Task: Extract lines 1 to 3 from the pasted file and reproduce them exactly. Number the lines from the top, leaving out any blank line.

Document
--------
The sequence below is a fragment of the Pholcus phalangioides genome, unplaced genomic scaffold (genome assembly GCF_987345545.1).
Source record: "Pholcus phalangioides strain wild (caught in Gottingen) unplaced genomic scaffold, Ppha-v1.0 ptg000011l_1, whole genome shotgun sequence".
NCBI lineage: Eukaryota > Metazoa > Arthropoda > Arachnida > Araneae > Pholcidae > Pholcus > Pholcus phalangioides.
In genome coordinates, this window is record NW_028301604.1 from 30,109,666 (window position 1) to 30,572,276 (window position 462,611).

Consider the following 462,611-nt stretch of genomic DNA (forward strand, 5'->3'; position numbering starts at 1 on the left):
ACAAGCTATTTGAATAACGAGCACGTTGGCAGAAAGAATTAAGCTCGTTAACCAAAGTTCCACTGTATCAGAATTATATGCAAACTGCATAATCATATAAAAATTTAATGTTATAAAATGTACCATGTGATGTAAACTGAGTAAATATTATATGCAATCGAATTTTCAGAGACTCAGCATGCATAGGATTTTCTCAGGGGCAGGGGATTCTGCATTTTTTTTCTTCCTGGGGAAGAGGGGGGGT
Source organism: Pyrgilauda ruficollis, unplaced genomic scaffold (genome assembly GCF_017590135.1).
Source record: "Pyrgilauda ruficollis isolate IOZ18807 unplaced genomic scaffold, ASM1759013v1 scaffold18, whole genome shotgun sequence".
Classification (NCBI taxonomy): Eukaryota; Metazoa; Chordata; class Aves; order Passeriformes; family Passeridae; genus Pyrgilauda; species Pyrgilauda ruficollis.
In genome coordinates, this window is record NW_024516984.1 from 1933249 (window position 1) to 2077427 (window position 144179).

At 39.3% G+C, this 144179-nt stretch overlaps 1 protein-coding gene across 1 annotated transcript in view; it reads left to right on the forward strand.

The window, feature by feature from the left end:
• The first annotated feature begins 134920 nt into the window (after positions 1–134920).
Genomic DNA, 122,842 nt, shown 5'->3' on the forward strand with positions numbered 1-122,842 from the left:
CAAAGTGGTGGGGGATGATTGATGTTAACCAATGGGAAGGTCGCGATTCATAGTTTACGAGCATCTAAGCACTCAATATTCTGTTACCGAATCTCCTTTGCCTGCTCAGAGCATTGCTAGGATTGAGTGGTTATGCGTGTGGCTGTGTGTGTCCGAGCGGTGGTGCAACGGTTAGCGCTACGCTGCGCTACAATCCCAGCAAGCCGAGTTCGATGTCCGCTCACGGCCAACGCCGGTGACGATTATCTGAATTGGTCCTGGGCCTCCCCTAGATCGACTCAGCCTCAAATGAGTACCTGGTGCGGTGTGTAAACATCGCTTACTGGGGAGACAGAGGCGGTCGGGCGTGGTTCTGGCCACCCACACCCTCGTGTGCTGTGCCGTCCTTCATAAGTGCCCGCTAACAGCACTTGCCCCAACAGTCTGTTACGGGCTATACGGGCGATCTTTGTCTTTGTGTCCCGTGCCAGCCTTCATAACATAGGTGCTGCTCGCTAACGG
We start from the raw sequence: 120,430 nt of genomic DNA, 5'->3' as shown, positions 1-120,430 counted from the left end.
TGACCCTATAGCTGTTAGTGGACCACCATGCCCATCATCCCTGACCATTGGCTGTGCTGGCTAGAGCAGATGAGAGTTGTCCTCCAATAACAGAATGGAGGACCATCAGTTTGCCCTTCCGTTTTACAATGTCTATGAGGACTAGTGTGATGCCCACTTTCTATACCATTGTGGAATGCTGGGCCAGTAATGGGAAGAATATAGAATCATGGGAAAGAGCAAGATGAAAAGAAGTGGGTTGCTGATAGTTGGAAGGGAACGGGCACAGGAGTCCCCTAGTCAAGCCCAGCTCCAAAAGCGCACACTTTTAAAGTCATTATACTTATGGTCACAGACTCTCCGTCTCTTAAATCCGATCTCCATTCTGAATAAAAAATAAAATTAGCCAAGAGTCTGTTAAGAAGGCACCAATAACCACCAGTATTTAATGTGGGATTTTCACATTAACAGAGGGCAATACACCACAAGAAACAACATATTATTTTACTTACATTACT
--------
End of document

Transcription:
The sequence below is a fragment of the Pholcus phalangioides genome, unplaced genomic scaffold (genome assembly GCF_987345545.1).
Source record: "Pholcus phalangioides strain wild (caught in Gottingen) unplaced genomic scaffold, Ppha-v1.0 ptg000011l_1, whole genome shotgun sequence".
NCBI lineage: Eukaryota > Metazoa > Arthropoda > Arachnida > Araneae > Pholcidae > Pholcus > Pholcus phalangioides.